News : Economy
- Published: Monday, 15 October 2018 13:00
By INU Staff
INU- An unusual rise in the exchange rate for US dollars and other hard currencies in Iran, has sparked rumours that the Iranian Regime has actually devalued its own currency – the rial – in order to pay its own expenses, like public sector salaries.
This is something that has been levelled against every Iranian administration since 1979, mainly because the Iranian economy has been slowly sinking since then and each President has experienced a forex market shock during his tenure.
While each government, including the current Hassan Rouhani administration, has denied the allegation, a lack of trust in the Iranian Regime and the general feeling of the mullahs’ illegitimacy, cause the rumours to persist.
This time around, however, there are economic realities that lend credibility to the idea that the mullahs are deliberately altering the exchange rate.
The majority of the Iranian economy relies on oil exports in order to survive. The Regime receives payment for oil in US dollars, which it has to convert into rial to spend domestically. If the rial is really low in value compared with the dollar, this leaves the Regime with more money, while bankrupting the Iranian people.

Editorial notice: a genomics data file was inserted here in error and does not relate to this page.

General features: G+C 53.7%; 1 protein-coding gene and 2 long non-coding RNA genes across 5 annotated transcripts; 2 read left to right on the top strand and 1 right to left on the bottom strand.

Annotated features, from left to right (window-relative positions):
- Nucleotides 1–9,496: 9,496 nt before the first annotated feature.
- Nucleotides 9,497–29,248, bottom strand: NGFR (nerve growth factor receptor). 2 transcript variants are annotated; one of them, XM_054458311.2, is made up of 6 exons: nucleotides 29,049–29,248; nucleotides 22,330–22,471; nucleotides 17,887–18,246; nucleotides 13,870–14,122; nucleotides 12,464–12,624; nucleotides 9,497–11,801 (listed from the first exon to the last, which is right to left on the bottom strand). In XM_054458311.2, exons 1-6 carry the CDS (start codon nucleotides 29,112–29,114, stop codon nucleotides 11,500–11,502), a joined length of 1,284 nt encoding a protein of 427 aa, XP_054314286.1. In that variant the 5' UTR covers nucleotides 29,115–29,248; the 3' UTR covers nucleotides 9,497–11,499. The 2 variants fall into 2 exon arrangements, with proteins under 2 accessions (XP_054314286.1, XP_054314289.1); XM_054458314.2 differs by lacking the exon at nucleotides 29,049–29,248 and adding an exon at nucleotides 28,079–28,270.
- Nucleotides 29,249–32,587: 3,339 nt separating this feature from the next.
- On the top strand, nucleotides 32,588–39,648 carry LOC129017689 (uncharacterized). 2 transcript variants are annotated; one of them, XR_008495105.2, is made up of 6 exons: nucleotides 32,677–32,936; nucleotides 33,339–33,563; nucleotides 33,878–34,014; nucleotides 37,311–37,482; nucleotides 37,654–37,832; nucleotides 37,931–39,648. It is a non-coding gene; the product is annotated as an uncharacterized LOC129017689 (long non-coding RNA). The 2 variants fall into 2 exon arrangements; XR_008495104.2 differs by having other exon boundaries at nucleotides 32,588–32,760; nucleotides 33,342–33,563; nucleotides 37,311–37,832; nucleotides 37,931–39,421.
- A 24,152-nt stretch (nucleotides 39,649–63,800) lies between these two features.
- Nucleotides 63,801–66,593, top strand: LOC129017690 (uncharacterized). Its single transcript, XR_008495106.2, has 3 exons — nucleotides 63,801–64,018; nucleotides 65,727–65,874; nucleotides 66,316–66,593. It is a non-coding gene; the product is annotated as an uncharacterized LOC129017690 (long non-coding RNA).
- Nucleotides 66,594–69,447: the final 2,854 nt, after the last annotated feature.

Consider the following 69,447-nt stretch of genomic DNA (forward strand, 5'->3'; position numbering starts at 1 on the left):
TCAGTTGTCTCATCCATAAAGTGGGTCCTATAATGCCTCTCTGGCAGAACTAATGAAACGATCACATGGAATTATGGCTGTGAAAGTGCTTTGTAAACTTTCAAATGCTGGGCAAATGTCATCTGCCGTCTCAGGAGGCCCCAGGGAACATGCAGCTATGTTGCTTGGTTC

Of course, the dramatic fall in value on the value of the rial has caused a massive rise in demand for the US dollar among the Iranian people, allowing the mullahs to make money off this. The Regime set an artificial exchange rate of 42,000 rials to the US dollar as opposed to the over 200,000 being asked on the official market at the end of September, allowing them to get dollars cheaply and sell them on for huge profits.
A recent report by Iran’s Central Bank, stated that during the past five months, the Iranian Regime had made 540 trillion rials in oil income (18% above projection) and 660 trillion rials less in non-oil income, such as taxes.
This shows an economic slowdown, which means that the government needs more money to continue running, which is why it is selling US dollars at heavily inflated rates.
Some people warn that this could have serious consequences on the economy, including sparking national unrest, and that the mullahs would not want to risk their shaky grip on power by manipulating the exchange rate.
However, institutionalist economist H. Raghfar argues that the Regime has done it in order to serve the interests of the mullahs and their associates who stand to profit from it.
He cites that many Iranian banks are in serious trouble and are reliant on the state to survive, but that the Regime has refused to introduce essential structural reforms.
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